I remember September 11th like it was yesterday. We were living 30 miles outside of Washington, DC. The sky was so blue and crystal clear. I jumped out of bed looking forward to finishing up vacation plans. It was going to be a beautiful day in Northern Virginia.
I won’t bore you with the details of the day. Everyone remembers. I only note it here because it was the catalyst that sent my career into a tailspin.
Analysts often comment that the U.S. Economy and the airline industry were on a downward slide before 9/11. However, that day granted airline managers a blank check to restructure the industry any way they saw fit.
The pilot contract between the Airline Pilots Association (ALPA) and United contained “furlough protection.” In essence, no active pilot could be laid off from the airline. However, there was a force majeure clause that stated they could furlough due to war. Guess how the management translated that?
Immediately after 9/11, United decided to park two whole fleets of aircraft in the desert. Within a few months, there were no more 727-200 or 737-200 aircraft on the United property. They immediately started to furlough pilots. With 1,325 pilots behind me on the seniority list, I survived the first massive rounds of furloughs in the Fall of 2001.
As the wave of seniority came rushing down from above, I got “bumped” off the A320 and was awarded a bid on the 737-300/500. In February 2002, I had to go back to school. At the time, the A320 paid significantly more than the 737. So, I spent six weeks away from the family, passed the check ride, and took a pay cut. I tried to remain positive, but, that was a tough pill to swallow.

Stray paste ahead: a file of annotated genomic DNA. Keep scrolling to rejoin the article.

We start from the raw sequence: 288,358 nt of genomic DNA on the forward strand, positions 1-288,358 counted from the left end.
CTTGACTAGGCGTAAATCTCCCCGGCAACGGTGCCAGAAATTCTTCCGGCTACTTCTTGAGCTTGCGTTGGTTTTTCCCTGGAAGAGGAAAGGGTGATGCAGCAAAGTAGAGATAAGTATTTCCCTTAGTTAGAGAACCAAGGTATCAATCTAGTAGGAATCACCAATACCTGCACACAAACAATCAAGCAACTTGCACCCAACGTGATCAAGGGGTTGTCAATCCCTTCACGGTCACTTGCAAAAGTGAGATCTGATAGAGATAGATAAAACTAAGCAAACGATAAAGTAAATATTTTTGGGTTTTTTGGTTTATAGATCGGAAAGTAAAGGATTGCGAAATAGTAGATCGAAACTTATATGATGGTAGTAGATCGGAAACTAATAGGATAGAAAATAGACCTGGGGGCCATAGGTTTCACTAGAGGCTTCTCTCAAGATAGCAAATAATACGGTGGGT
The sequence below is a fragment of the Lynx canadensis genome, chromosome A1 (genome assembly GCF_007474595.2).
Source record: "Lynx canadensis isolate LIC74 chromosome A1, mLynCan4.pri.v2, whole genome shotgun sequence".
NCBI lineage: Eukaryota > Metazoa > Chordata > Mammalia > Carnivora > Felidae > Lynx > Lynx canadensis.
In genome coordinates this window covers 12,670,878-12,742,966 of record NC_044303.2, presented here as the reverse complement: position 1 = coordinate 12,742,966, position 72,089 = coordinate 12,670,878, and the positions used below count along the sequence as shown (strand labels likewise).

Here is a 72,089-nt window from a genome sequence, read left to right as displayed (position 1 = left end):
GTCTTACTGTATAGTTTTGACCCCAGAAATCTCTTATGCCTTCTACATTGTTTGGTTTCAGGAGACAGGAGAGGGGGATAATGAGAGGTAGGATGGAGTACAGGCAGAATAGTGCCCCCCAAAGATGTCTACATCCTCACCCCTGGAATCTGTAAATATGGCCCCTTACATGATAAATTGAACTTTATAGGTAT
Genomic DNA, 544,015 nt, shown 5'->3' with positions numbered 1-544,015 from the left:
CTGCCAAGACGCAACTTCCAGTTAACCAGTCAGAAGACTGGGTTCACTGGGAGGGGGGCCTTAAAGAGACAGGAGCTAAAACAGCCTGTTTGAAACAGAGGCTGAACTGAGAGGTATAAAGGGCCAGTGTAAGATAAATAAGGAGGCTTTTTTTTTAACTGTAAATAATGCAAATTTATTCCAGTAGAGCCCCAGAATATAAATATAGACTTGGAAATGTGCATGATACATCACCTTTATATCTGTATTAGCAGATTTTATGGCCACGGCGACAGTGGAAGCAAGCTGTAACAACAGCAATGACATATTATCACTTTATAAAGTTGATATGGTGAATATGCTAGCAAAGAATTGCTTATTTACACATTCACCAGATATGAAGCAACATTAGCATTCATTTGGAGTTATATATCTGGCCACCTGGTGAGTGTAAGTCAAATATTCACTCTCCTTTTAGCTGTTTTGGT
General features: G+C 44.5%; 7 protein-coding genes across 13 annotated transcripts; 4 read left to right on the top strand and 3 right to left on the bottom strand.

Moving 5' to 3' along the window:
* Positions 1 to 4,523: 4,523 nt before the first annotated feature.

Flying the 737 was enjoyable…. but, the work environment was toxic. Individually, and as a group, there was just so much uncertainty. Any happy moments or thoughts were quickly trumped by the uncertainty.
In December 2002, United Airlines filed for bankruptcy.
In January 2003, I received my furlough notice for April 1. I knew it was coming, but it still took my breath away.
For the next three months, I tried to enjoy every last bit of being a United Airlines pilot. Things looked so bleak, I just assumed the airline would be liquidated sometime after my lay-off. In my mind, these were my final days in a United uniform. Might as well enjoy them.
There’s a hollow uniqueness to the last flight when you’re getting furloughed. If you’re retiring, there’s a huge hoopla. The pilot’s family is usually on board during the festive flight and sometimes the firetrucks even spray the airplane with huge arching streams of water as it approaches the gate. But, on March 21, 2003, the captain set the parking brake, I gathered up my stuff, and walked off the jetway. No fuss… no fanfare. Only the captain and I knew it was my last flight. It was just too emotional and distracting to discuss.
With tunnel vision, I quickly walked through the terminal and out the door. That was it… it was over. My wife picked me up from Dulles. It was great to see her…. and brave of her to come get me. She barely fit behind the steering wheel.
Oh, yeah, did I mention she was 9 months pregnant?